The boss of Uber has issued an apology for ‘mistakes made’ after the firm was sensationally denied a new operating licence in London.
Chief executive Dara Khosrowshahi accepted that the company ‘got things wrong’, as he made an impassioned vow to fight for the company to remain in the capital.
His admission comes days after Transport for London (TfL) announced the firm would be barred from working in the city from next month due to its failure to report crimes carried out by its drivers.
Chief executive Dara Khosrowshahi accepted that the company has ‘got things wrong’
Transport for London ( TfL ) sensationally announced the firm would be barred from working in the city from next month
In a letter to the London Evening Standard, he wrote that although Uber will launch an appeal against the decision by TfL not to renew its licence, it will do so ‘with the knowledge that we must also change’.
Mr Khosrowshahi, who took over at the firm last month, went on: ‘We won’t be perfect, but we will listen to you; we will look to be long-term partners with the cities we serve; and we will run our business with humility, integrity and passion.’
The Silicon Valley firm – which boasts more than 5billion passengers in over 630 cities worldwide – fears the decision by regulators in London may now encourage authorities in other countries to launch their own crackdowns.
Passengers are outraged by the bombshell announcement last Friday, which they say will leave them unable to afford late-night lifts home and will put thousands of drivers out of work.
Ahead of a planned appeal, which will see the dispute dragged into court, at least 750,000 Londoners have signed a petition calling for the decision to be reversed.
But critics of Uber insist it has failed to properly vet its drivers and is an example of the so-called ‘gig economy’ that gives workers no employment rights.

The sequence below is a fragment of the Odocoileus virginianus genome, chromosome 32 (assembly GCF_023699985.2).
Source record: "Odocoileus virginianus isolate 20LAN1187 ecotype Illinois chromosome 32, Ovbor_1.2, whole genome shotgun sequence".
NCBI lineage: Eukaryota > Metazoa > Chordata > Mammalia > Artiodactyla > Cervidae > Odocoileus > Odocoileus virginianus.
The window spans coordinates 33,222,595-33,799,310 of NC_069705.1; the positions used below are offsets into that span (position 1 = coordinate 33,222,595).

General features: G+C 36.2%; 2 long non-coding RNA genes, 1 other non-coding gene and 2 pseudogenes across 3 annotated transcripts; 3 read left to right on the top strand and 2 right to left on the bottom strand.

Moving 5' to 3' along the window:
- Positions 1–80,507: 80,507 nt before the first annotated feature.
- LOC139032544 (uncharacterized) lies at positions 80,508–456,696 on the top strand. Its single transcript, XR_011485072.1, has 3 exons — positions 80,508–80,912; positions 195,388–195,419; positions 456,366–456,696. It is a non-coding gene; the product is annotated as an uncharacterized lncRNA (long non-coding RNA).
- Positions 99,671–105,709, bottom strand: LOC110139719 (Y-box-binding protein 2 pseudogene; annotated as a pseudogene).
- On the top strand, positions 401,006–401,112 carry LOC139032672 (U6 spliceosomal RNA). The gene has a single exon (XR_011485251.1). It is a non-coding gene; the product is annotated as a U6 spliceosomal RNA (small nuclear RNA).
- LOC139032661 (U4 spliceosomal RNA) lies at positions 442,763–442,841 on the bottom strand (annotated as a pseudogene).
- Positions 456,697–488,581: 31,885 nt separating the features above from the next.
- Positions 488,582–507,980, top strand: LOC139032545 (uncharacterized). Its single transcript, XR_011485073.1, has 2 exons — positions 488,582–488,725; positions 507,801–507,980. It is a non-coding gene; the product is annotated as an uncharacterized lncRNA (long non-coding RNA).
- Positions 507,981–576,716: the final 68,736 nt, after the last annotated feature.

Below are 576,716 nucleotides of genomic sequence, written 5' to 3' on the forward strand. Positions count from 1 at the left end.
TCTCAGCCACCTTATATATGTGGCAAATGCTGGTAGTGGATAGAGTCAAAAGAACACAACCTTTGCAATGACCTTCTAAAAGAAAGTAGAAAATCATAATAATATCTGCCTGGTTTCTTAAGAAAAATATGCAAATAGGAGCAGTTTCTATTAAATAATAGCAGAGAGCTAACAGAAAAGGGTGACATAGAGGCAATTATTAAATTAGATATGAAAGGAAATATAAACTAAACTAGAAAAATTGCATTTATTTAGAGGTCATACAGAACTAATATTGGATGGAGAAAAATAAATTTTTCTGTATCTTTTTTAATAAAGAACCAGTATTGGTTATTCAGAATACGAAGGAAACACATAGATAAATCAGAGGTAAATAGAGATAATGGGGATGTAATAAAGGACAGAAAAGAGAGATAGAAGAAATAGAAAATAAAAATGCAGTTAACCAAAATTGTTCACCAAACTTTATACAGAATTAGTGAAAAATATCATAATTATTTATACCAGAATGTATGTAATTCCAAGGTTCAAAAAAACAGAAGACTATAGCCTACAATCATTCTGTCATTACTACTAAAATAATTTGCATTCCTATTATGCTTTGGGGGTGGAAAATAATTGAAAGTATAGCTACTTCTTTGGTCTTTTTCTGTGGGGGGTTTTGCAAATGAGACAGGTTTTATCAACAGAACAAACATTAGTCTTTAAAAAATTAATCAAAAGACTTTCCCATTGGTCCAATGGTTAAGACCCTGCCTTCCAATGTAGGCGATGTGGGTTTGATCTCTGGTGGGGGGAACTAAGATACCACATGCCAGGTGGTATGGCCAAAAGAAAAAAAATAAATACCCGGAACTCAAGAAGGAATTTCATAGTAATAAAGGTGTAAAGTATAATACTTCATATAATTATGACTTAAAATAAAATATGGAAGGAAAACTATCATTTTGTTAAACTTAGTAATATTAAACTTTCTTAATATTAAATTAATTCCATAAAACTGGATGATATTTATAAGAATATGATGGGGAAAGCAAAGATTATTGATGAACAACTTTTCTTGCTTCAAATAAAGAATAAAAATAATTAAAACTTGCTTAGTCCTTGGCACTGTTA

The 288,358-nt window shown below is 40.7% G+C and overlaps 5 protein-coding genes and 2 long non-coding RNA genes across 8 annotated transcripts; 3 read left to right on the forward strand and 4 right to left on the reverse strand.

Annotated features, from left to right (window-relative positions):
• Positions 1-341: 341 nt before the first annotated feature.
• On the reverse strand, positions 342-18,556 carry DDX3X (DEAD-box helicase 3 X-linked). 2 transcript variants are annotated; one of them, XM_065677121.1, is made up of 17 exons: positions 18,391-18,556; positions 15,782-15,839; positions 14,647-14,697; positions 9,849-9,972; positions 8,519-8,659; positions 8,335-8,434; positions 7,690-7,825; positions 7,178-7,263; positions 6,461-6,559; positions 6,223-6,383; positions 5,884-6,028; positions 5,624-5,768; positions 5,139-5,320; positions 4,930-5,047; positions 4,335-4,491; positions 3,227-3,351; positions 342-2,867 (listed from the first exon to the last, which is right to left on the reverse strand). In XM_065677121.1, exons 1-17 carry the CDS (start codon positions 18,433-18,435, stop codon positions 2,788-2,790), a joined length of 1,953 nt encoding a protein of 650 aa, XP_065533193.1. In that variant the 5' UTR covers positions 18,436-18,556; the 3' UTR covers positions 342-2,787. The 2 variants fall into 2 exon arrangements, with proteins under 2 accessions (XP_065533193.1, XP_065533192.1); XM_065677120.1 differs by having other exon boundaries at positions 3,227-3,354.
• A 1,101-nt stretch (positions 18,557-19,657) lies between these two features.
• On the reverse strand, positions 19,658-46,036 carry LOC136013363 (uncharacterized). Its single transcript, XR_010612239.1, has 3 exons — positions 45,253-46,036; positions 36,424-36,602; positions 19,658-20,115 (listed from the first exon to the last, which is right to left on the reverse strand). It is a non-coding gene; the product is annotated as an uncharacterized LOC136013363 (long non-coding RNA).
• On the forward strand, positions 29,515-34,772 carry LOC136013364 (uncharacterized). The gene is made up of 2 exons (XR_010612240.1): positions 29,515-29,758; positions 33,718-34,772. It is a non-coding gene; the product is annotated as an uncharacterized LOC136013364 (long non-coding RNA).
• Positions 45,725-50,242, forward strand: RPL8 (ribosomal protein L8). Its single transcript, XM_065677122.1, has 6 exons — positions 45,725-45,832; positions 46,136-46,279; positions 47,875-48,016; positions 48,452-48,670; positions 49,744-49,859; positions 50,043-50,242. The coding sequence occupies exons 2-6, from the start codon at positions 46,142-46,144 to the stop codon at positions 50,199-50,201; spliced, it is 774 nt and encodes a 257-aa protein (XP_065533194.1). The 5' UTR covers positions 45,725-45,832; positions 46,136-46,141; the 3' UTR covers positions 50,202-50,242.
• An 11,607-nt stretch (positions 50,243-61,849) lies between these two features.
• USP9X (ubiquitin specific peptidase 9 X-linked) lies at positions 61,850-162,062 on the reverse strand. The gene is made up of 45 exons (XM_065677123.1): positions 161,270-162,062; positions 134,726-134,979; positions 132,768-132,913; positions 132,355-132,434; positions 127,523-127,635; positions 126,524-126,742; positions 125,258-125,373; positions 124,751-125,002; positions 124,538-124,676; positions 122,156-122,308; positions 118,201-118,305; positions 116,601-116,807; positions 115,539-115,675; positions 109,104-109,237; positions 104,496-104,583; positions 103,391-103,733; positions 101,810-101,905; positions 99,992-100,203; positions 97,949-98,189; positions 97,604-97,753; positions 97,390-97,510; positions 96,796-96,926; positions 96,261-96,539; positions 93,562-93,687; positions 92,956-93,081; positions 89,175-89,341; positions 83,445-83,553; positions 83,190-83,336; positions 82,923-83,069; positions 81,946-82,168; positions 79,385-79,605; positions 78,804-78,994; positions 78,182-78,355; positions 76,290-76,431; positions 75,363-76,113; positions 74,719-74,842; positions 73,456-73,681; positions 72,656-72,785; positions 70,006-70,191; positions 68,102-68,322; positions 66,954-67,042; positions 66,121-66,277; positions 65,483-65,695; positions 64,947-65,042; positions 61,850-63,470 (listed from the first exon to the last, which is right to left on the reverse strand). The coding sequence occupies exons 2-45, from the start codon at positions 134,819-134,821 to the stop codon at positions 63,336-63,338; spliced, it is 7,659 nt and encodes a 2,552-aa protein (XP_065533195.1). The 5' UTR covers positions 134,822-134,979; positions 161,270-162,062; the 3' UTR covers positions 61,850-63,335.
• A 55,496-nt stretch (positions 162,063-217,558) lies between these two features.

Drivers of black London cabs held a protest earlier this year against the minicab app. The app was seen as unfairly undercutting black cabs due to the lack of regulation of drivers
In an open letter in the Standard, Mr Khosrowshahi wrote: ‘While Uber has revolutionised the way people move in cities around the world, it’s equally true that we’ve got things wrong along the way.
‘On behalf of everyone at Uber globally, I apologise for the mistakes we’ve made.
‘We will appeal this decision on behalf of millions of Londoners, but we do so with the knowledge that we must also change.
‘As Uber’s new CEO, it is my job to help Uber write its next chapter.
‘We won’t be perfect, but we will listen to you; we will look to be long-term partners with the cities we serve; and we will run our business with humility, integrity and passion.
‘You have my commitment that we will work with London to make things right and keep this great global city moving safely’.
TfL said that the minicab app is ‘not fit and proper’ to operate in the capital due to concerns which have ‘public safety and security implications’
Uber said in a statement that the decision would ‘show the world that, far from being open, London is closed to innovative companies’.
The firm’s current licence expires on September 30.
As part of their fightback, they are emailing all of their members individually to urge them to sign the petition.
But the firm has faced a barrage of criticism in recent years over the safety of customers, working rights for drivers and opposition from black cab drivers.
TfL concluded that the minicab app is ‘not fit and proper’ to operate in the capital due to concerns which have ‘public safety and security implications’.
Transport for London said: ‘TfL considers that Uber’s approach and conduct demonstrate a lack of corporate responsibility in relation to a number of issues which have potential public safety and security implications.’